Jeremy Corbyn has said Sir Keir Starmer has “denigrated the democratic foundations” of Labour by taking forward plans to block the former leader from standing for the party at the next general election.
Sir Keir will on Tuesday propose a motion at a meeting of Labour’s ruling body that will make clear that the National Executive Committee (NEC) will not endorse Mr Corbyn at the next election, expected in around 18 months’ time.
The Labour leader had ruled out the left-wing veteran standing again for Labour last month, as he insisted the party has undergone a transformation under his leadership.
A senior Labour source said: “Keir Starmer has made clear that Jeremy Corbyn won’t be a Labour candidate at the next general election. The Labour Party now is unrecognisable from the one that lost in 2019.
“Tuesday’s vote will confirm this and ensure we can focus on our five missions to build a better Britain.”
But in a statement, Mr Corbyn hit back at the decision and accused the party leadership of undermining the party’s internal democracy.
He said: “Today, Keir Starmer has broken his commitment to respect the rights of Labour members and denigrated the democratic foundations of our party.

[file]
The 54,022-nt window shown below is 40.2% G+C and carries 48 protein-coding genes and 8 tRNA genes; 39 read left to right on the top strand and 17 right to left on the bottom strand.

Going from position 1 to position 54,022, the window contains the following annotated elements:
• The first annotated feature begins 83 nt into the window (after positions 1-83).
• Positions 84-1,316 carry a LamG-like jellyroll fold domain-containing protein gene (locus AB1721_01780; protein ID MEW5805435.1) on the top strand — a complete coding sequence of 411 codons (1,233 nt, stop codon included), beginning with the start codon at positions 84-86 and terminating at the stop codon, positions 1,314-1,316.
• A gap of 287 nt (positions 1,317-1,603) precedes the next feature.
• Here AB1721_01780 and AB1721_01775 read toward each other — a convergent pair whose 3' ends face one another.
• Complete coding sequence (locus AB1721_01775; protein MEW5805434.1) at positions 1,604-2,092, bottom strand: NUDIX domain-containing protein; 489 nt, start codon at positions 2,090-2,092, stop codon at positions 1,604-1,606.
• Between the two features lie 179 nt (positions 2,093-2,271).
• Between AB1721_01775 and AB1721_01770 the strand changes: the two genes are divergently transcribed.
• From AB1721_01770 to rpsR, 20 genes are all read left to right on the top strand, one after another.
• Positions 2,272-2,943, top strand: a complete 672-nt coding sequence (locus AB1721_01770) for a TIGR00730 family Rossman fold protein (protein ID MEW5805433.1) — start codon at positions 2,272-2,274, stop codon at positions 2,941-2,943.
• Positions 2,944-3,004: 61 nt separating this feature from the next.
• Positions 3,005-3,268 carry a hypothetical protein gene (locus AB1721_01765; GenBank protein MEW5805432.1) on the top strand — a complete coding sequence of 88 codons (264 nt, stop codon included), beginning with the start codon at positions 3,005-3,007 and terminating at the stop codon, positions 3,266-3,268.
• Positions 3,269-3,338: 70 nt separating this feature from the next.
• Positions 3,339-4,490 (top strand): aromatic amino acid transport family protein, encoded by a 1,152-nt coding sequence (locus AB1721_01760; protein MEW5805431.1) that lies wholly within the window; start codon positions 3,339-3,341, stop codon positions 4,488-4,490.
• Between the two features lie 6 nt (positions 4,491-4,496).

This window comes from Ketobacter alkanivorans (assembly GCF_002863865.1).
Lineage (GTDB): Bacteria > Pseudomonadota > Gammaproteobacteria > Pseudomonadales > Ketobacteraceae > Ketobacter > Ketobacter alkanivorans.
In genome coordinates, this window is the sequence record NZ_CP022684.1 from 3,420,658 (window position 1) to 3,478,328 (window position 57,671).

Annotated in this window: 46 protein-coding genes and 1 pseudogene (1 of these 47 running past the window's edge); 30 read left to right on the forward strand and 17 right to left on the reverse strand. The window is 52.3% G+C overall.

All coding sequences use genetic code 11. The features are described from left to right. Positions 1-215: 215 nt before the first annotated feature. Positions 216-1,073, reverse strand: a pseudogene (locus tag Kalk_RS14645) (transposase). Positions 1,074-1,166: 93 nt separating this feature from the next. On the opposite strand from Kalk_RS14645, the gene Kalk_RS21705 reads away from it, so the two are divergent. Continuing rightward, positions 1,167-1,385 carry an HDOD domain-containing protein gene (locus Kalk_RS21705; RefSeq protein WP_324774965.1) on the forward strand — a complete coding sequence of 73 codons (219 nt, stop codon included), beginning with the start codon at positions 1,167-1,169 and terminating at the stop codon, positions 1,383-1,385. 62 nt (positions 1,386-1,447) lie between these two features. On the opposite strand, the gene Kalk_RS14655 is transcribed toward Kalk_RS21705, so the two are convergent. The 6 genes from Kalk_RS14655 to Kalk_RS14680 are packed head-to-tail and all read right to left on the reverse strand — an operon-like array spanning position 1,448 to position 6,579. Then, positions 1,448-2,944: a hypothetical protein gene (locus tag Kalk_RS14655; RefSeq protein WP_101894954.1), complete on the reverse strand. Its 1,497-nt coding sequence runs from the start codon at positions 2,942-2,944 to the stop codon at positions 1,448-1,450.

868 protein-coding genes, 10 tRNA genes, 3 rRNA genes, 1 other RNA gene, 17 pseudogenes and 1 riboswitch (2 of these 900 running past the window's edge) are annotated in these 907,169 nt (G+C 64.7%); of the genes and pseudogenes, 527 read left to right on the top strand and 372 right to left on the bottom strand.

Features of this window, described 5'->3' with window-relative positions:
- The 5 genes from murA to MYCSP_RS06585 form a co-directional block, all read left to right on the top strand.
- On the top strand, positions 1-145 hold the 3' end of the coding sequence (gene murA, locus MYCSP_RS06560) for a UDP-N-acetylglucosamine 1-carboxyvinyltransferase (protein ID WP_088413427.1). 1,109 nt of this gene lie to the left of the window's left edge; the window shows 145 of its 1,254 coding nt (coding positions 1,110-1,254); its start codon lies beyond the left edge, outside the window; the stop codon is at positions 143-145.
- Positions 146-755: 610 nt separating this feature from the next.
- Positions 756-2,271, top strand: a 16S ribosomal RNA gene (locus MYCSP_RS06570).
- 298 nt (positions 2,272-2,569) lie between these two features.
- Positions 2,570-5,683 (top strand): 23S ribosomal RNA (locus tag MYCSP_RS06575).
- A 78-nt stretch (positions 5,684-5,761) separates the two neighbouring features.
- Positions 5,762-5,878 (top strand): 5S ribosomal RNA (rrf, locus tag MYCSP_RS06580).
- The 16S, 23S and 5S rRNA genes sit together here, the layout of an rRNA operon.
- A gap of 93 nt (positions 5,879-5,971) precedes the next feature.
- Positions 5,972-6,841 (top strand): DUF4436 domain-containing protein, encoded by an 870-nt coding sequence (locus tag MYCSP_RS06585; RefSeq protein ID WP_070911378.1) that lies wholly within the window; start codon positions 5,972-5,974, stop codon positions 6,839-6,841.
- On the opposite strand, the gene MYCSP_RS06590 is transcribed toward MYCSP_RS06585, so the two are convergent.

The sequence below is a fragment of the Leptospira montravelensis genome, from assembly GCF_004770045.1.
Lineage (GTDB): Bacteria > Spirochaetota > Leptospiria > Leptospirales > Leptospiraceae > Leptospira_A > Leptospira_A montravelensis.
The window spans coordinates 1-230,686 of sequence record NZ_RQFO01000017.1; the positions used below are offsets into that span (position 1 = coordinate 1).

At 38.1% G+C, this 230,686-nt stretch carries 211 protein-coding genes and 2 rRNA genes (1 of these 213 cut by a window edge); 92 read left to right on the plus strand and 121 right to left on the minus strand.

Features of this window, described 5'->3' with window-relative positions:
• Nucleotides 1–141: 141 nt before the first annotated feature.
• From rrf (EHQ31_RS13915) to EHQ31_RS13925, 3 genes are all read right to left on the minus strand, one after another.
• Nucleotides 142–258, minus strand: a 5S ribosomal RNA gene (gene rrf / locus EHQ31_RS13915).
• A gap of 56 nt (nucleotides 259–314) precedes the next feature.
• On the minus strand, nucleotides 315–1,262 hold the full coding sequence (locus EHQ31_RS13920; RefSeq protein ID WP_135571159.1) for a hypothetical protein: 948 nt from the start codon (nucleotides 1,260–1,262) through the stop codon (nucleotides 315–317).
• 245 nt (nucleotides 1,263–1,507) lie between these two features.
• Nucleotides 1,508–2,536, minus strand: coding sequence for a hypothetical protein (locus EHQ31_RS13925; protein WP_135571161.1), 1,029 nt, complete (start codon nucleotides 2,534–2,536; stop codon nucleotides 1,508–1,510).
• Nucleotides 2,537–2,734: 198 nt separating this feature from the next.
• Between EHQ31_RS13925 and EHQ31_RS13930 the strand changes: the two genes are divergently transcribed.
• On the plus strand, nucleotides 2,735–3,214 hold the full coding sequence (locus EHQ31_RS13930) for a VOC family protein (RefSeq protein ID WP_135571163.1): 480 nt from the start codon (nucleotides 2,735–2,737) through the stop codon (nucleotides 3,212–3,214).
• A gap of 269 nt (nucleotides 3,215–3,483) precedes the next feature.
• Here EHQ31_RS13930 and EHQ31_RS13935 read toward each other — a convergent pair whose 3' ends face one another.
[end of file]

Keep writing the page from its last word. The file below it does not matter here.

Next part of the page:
“I have been elected as the Labour MP for Islington North on 10 consecutive occasions since 1983.
“I am proud to represent a community that supports vulnerable people, joins workers on the picket line and fights for transformative change.
“This latest move represents a leadership increasingly unwilling to offer solutions that meet the scale of the crises facing us all.
Mr Corbyn also issued a warning to the current leader and his allies, saying: “Our message is clear: we are not going anywhere.
“Neither is our determination to stand up for a better world.”
Sir Keir’s announcement of his intention to rule out Mr Corbyn standing again for Labour came following the announcement that the Equality and Human Rights Commission (EHRC) had decided to lift the party out of two years of special measures over its failings on antisemitism under Mr Corbyn.
Mr Corbyn is currently sitting in the Commons as an independent after he was suspended from the parliamentary party over his response to the damning EHRC report in 2020 which found that Labour had broken equalities law.
The MP, who still retains support within the party and in his constituency, could now be left with the option of running as an independent candidate in the seat.